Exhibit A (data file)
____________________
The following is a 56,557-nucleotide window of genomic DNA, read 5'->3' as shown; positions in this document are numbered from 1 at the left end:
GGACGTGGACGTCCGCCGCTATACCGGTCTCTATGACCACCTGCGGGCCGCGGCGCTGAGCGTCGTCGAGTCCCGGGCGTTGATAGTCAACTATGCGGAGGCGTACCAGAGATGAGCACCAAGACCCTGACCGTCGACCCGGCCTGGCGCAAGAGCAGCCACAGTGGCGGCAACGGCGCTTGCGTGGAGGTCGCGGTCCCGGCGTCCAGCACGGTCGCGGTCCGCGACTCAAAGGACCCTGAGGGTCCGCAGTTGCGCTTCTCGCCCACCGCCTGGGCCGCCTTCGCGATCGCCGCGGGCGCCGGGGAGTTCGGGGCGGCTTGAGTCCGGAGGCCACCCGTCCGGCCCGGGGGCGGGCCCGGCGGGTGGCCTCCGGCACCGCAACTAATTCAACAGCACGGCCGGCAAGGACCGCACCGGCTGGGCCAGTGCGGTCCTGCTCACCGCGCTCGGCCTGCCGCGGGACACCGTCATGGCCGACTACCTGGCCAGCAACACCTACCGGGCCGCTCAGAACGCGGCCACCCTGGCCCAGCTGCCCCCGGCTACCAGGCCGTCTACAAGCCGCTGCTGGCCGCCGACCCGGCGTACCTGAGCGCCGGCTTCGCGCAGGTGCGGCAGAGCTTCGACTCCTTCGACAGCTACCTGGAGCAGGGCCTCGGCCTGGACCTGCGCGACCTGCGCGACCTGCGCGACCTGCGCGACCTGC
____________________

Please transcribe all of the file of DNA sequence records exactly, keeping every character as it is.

The following is a 56,557-nucleotide window of genomic DNA, read 5'->3' as shown; positions in this document are numbered from 1 at the left end:
GGACGTGGACGTCCGCCGCTATACCGGTCTCTATGACCACCTGCGGGCCGCGGCGCTGAGCGTCGTCGAGTCCCGGGCGTTGATAGTCAACTATGCGGAGGCGTACCAGAGATGAGCACCAAGACCCTGACCGTCGACCCGGCCTGGCGCAAGAGCAGCCACAGTGGCGGCAACGGCGCTTGCGTGGAGGTCGCGGTCCCGGCGTCCAGCACGGTCGCGGTCCGCGACTCAAAGGACCCTGAGGGTCCGCAGTTGCGCTTCTCGCCCACCGCCTGGGCCGCCTTCGCGATCGCCGCGGGCGCCGGGGAGTTCGGGGCGGCTTGAGTCCGGAGGCCACCCGTCCGGCCCGGGGGCGGGCCCGGCGGGTGGCCTCCGGCACCGCAACTAATTCAACAGCACGGCCGGCAAGGACCGCACCGGCTGGGCCAGTGCGGTCCTGCTCACCGCGCTCGGCCTGCCGCGGGACACCGTCATGGCCGACTACCTGGCCAGCAACACCTACCGGGCCGCTCAGAACGCGGCCACCCTGGCCCAGCTGCCCCCGGCTACCAGGCCGTCTACAAGCCGCTGCTGGCCGCCGACCCGGCGTACCTGAGCGCCGGCTTCGCGCAGGTGCGGCAGAGCTTCGACTCCTTCGACAGCTACCTGGAGCAGGGCCTCGGCCTGGACCTGCGCGACCTGCGCGACCTGCGCGACCTGCGCGACCTGC